* The first quarter of 2009 (am I finally outgrowing my habit of conceiving of years in semesters?) completely fucking sucked. My job turned horrible and I was so stressed out from dealing with that and applying/interviewing for other jobs at the same time that my health took a complete nosedive. I had three or four colds in as many months, developed stomach issues that still haven't completely gone away, periodic insomnia, anxiety, etc. I had no time or energy for poetry. This was all capped off with a miserable wedding. Then I found a much better job and gradually felt better and started writing a little more, but it kind of tainted the whole year for me. I'm glad 2009 is over.

* The best poetry I read this year was Maggie Nelson's Bluets and Sam Starkweather's City of Moths (which technically came out in 2008). The thing I'm working on now (a chapbook? a book?) is me trying to do what these books do formally (a series of untitled blocks of prose) and lyrically. What I've got so far is really idea-y, not as beautiful as theirs.

* It's recent so I remember: Heather Green's new chapbook, No Omen. This is really good.

* Some other good things I remember: Celebrating with Farrah Field and Jared White on election night, after reading at the NYPL; hanging out at their beautiful cabin in the woods in all seasons. Phone calls with Sam about Birds and The French Exit (best editor ever). Visiting Mark Wallace and Lorraine Graham in SoCal with Kathy. Dan Brown Book Club w/ Chip Cheek (the best time I've had reading the worst possible book). Some weird charades night. Anniversary dinner at Bin 26. Getting tsunami'd on the beach in NC.

* Some things I'm looking forward to in 2010: Doing a mini book tour with Chris Tonelli and Chris Salerno; AWP, during which I hope I will not be in crisis mode, as I was last year; something John-related I'm not allowed to talk about yet; all my credit cards expiring (JK; don't "2010" and "2012" look like expiration dates?).

I'd like to look back at the whole decade but my psyche isn't up for it. Time's goddamned winged chariot and all that.

Wednesday, December 9, 2009

All my exes

You know how all the movies composed of nothing but Oscar clips are crammed in at the end of the year, and how "Best of the X" lists are heavily biased toward recent stuff? We are goldfish, culturally speaking, and we don't remember what we liked back in February, or how much we liked it at the time, or we've had the chance to get sick of it, or we misremember it as coming out the year before.

I'm worried that a similar thing is happening with my last relationship. We were together for more than five years (from 19 to 25, for me) and I know that I was happy for the vast majority of that time. But my memory now is weighted toward the last year, especially the last six months, when we were slowly breaking up, and it was probably the worst I've ever felt. ("Death is the opposite of dying slowly." A line from a poem I heard Julia Cohen read recently.) So when I dip into a memory of those years I keep hitting upon fights, or times he hung back while I went to a party or home for Christmas, or just the general feeling that he was irritated with me about something. It's like trying to pick your Scrabble tiles and all the shitty ones the last guy rejected are on top.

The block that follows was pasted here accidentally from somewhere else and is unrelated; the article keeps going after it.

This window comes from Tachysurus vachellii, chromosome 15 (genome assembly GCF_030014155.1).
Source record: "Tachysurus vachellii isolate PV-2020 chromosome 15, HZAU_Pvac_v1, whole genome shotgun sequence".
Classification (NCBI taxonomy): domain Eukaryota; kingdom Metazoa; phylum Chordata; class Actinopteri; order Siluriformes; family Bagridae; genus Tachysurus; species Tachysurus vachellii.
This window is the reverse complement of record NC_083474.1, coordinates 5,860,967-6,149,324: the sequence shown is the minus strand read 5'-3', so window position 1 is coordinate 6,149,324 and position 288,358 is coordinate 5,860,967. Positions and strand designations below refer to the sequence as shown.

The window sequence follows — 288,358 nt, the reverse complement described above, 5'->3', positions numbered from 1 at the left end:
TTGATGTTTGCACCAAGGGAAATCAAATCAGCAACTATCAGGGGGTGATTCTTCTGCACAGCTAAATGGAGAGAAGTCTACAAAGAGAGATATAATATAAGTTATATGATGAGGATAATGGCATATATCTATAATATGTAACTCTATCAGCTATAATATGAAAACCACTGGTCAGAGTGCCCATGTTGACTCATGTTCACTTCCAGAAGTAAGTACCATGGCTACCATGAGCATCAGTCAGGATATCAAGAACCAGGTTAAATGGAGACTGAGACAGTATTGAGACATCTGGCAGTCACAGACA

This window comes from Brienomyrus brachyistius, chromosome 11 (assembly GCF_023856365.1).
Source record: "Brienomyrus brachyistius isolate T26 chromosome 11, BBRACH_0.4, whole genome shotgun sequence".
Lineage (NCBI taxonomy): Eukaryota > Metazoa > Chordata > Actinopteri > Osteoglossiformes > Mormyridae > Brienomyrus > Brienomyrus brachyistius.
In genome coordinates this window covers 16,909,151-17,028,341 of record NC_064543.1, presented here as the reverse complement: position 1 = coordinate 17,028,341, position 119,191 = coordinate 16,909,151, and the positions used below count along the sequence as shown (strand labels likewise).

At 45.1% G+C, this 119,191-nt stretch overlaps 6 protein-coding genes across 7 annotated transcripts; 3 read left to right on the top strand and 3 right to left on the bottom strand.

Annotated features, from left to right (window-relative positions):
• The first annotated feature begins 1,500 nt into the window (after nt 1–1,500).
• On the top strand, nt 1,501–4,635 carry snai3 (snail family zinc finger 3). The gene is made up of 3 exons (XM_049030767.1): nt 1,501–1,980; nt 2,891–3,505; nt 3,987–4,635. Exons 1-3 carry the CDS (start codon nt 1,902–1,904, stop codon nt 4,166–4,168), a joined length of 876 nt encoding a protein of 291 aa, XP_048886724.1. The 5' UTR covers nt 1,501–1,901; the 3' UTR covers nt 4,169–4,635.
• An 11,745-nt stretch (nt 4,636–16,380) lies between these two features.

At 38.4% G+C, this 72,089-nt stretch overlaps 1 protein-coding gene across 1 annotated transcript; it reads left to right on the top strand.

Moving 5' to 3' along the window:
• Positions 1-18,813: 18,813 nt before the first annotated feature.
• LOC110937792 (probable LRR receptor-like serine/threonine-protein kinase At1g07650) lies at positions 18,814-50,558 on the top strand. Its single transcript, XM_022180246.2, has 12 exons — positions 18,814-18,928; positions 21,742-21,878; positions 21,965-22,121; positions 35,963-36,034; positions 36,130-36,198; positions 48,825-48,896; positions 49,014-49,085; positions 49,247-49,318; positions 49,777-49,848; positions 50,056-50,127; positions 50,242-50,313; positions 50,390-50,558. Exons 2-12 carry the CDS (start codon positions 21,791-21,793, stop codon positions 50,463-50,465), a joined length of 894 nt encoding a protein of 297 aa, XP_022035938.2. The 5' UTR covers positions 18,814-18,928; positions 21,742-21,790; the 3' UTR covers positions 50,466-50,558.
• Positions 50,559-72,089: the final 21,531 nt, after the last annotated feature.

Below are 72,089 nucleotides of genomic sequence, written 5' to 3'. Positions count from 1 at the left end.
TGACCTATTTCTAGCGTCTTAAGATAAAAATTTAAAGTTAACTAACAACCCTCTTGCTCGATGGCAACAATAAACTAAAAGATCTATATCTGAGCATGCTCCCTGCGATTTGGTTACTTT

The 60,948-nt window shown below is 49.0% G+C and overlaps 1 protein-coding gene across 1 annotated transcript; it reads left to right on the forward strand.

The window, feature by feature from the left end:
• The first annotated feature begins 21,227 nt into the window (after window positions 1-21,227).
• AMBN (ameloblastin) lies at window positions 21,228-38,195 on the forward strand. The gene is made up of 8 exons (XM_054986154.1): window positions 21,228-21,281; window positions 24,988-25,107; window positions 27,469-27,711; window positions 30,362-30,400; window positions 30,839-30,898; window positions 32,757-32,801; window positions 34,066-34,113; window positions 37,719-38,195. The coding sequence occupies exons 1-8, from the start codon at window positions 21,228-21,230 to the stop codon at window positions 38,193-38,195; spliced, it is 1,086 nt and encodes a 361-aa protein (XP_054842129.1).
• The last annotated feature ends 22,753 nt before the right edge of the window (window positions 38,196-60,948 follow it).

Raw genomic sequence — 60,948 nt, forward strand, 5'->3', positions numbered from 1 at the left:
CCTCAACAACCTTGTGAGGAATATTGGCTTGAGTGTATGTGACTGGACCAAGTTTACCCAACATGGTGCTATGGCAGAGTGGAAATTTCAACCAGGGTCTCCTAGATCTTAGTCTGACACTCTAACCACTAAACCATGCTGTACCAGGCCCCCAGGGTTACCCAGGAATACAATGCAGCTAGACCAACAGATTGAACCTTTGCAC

I heard big news this week about both my exes, if you don't count people I only casually dated, and if you count high school. One was direct from the source: He's getting married. He wants to have kids (or "spawn" as he put it), now's the time, etc. Now that I'm 30 I don't want to get married, but when we were together I did, at least in an unexamined and misled way -- I looked at marriage as the ultimate form of relationship security; I think a lot of people do. So it's not that I'm jealous (I try to be honest about when I am jealous, which is not unfrequently), but I'm a little hurt on behalf of my younger self. If he'd gotten engaged in the year after we broke up, I would have been devastated. My reaction now is tainted by my being able to imagine it. Fun fact!: Sadness is easier to remember than physical pain.

The other news I got from Twitter and Wired: imeem, the company my high school ex founded and ran, got shut down and folded into MySpace Music. It's pretty well-known but if you've never heard of it, imeem was a streaming music and social networking service. I can't remember how or when I first heard about it -- I may have been doing some routine Googling of people from my past. (I do remember snorting about the name; back in the late '90s he was really into the word "meme." Meme this, meme that.) I think it was when I was looking for my first job after grad school, maybe; I think it was extra-annoying to me that he was, like, being named to lists of hot entrepreneurs under 30, and I was begging to get hired for a 30K-a-year copy editing job.

And I think this is the past self that I heard this news on behalf of, because an unadulterated wave of pure schadenfreude passed over me. How much of a dick am I? Now I feel kind of bad. I mean, for all I know he's getting millions out of the deal, but it's gotta suck to have your company fail. It had a lot of devoted users but they were getting reamed on licensing costs and then got hit with a lawsuit; they didn't have the cash to fight it and renew their deals. So that's that. I wonder how he's doing. It's hard not to think of him as older than me now that he's created and pulled the plug on a company.

Meanwhile, I'm still poor. We're going to see the Nutcracker tomorrow. There was a half-price sale on tickets on Cyber Monday. Ha! "Cyber"...